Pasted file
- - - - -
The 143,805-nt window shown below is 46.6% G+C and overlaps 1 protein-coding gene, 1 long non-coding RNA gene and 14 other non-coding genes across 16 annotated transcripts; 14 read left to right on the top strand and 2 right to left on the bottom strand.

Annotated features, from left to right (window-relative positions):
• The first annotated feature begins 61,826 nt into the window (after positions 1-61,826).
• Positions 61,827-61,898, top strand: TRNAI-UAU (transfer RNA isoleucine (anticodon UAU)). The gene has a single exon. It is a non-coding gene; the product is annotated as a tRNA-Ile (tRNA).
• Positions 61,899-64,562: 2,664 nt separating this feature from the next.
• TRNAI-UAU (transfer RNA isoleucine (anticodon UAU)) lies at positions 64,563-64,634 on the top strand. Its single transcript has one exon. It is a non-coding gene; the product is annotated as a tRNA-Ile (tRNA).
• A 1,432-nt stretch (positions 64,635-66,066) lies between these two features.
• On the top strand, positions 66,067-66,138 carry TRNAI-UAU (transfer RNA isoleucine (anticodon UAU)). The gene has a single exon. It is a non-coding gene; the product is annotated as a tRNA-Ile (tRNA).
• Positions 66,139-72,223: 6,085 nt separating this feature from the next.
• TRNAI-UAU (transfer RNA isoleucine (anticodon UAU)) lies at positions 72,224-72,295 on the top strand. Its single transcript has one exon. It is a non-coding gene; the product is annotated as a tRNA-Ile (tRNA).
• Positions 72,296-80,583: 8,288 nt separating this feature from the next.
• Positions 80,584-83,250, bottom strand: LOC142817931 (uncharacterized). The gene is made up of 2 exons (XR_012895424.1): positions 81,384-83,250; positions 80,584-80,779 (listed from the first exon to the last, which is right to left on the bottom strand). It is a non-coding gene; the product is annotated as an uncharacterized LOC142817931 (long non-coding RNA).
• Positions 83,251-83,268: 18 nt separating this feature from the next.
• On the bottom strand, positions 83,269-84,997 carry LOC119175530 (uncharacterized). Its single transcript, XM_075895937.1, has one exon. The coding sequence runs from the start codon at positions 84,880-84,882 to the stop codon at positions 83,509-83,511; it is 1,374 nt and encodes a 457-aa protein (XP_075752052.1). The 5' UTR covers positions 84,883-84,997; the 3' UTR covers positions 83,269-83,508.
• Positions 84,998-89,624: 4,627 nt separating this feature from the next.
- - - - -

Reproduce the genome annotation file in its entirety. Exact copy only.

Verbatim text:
The 143,805-nt window shown below is 46.6% G+C and overlaps 1 protein-coding gene, 1 long non-coding RNA gene and 14 other non-coding genes across 16 annotated transcripts; 14 read left to right on the top strand and 2 right to left on the bottom strand.

Annotated features, from left to right (window-relative positions):
• The first annotated feature begins 61,826 nt into the window (after positions 1-61,826).
• Positions 61,827-61,898, top strand: TRNAI-UAU (transfer RNA isoleucine (anticodon UAU)). The gene has a single exon. It is a non-coding gene; the product is annotated as a tRNA-Ile (tRNA).
• Positions 61,899-64,562: 2,664 nt separating this feature from the next.
• TRNAI-UAU (transfer RNA isoleucine (anticodon UAU)) lies at positions 64,563-64,634 on the top strand. Its single transcript has one exon. It is a non-coding gene; the product is annotated as a tRNA-Ile (tRNA).
• A 1,432-nt stretch (positions 64,635-66,066) lies between these two features.
• On the top strand, positions 66,067-66,138 carry TRNAI-UAU (transfer RNA isoleucine (anticodon UAU)). The gene has a single exon. It is a non-coding gene; the product is annotated as a tRNA-Ile (tRNA).
• Positions 66,139-72,223: 6,085 nt separating this feature from the next.
• TRNAI-UAU (transfer RNA isoleucine (anticodon UAU)) lies at positions 72,224-72,295 on the top strand. Its single transcript has one exon. It is a non-coding gene; the product is annotated as a tRNA-Ile (tRNA).
• Positions 72,296-80,583: 8,288 nt separating this feature from the next.
• Positions 80,584-83,250, bottom strand: LOC142817931 (uncharacterized). The gene is made up of 2 exons (XR_012895424.1): positions 81,384-83,250; positions 80,584-80,779 (listed from the first exon to the last, which is right to left on the bottom strand). It is a non-coding gene; the product is annotated as an uncharacterized LOC142817931 (long non-coding RNA).
• Positions 83,251-83,268: 18 nt separating this feature from the next.
• On the bottom strand, positions 83,269-84,997 carry LOC119175530 (uncharacterized). Its single transcript, XM_075895937.1, has one exon. The coding sequence runs from the start codon at positions 84,880-84,882 to the stop codon at positions 83,509-83,511; it is 1,374 nt and encodes a 457-aa protein (XP_075752052.1). The 5' UTR covers positions 84,883-84,997; the 3' UTR covers positions 83,269-83,508.
• Positions 84,998-89,624: 4,627 nt separating this feature from the next.